We live in a world where women play a foundational role in the strength and growth of our economy.
Today, women are the primary breadwinners in more households than ever before. They're graduating from college and graduate school at higher rates than men, and account for almost half of all students in law, businesses and medical school. From doctors and dentists to managers and scientists, women in today’s world are increasingly entering what were once male-dominated occupations.
And yet, despite decades of progress for women in the workplace, one unfortunate fact remains: Women still earn less than men for the same work. As the President said in Providence, Rhode Island today, "At a time when women are the primary breadwinners in more households than ever, that hurts the whole family if they’re not getting paid fairly."
On average, women who work full-time all year make 78 cents for every dollar a man earns. That gap is even larger for women of color. For African American women, it’s 64 cents, and for Hispanic women, it’s 56 cents.
Take a look at this week’s chart to see how unequal pay persists for hardworking American women:
The fact is that women are starting their careers with lower pay, and that gap widens over time. Whether they get passed over for promotions, receive fewer raises, or take time off to care for their family members, the wage gap only grows for women. Because of women’s increasing importance to their families’ financial health, policies to raise the wages of working women, such as raising the Federal minimum wage to $10.10 per hour, ending pregnancy discrimination, and increasing pay transparency, can help narrow the gender pay gap and help families overall.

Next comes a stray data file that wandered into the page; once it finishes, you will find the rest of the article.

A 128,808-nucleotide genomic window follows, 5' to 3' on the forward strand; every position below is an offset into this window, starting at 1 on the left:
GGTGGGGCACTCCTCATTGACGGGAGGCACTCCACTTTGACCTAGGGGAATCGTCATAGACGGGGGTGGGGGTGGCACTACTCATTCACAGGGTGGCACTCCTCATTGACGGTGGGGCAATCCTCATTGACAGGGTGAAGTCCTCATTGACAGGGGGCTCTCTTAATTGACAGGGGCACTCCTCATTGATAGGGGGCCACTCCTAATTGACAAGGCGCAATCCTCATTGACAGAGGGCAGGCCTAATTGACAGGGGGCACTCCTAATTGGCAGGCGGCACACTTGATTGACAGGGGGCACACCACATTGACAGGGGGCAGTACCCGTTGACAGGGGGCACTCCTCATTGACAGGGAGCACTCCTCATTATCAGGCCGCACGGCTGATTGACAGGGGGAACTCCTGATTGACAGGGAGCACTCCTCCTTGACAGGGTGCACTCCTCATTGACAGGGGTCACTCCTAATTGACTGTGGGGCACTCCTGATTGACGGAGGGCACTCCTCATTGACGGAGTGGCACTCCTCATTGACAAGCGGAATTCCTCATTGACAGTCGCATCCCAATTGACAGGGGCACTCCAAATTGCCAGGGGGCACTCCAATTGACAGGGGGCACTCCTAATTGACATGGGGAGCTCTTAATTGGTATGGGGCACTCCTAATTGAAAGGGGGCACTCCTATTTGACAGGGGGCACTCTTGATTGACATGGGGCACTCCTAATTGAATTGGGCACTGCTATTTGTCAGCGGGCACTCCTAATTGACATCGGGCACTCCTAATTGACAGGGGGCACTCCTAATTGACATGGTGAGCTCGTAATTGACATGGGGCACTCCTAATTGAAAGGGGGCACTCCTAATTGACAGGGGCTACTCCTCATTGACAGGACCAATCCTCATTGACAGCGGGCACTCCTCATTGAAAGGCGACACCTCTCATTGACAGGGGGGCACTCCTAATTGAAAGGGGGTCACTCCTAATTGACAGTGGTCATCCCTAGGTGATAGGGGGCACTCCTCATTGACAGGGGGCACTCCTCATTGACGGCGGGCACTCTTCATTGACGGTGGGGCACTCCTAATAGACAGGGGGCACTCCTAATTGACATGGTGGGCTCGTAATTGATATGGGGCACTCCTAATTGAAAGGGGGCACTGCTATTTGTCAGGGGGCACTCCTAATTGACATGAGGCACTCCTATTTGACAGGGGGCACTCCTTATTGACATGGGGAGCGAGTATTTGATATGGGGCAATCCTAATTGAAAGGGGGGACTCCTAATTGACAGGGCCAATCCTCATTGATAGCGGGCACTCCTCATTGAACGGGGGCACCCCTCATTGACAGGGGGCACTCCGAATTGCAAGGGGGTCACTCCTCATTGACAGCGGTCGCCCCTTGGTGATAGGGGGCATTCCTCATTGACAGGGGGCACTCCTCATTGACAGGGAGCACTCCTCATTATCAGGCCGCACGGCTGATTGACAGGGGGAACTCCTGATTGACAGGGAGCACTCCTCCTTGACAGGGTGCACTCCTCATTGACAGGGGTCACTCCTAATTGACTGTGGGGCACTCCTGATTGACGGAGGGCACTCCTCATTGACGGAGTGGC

The President's Council of Economic Advisors estimates that increasing the wages of working women by 10 percent would lift nearly 1.3 million individuals out of poverty and close the gender wage gap by 8 cents.
President Obama has taken action to close the gap. From the Lilly Ledbetter Fair Pay Act to his executive actions strengthening enforcement of equal pay laws, he’s doing what he can to help women fight for the equal pay they deserve. But he cannot act alone. Congress can help make equal pay a reality by passing the Paycheck Fairness Act, legislation that will close loopholes that allow employers to avoid responsibility for pay discrimination. Unfortunately, Republicans in Congress are standing against the Paycheck Fairness Act, continually blocking its passage in both the Senate and the House.
Equal pay for equal work is more than a slogan -- it is the kind of principle that will make a real difference in the livelihoods of hardworking American women and their families. There is more work to do to ensure that women receive the equal rights and equal opportunities they deserve. Because when women succeed, America succeeds.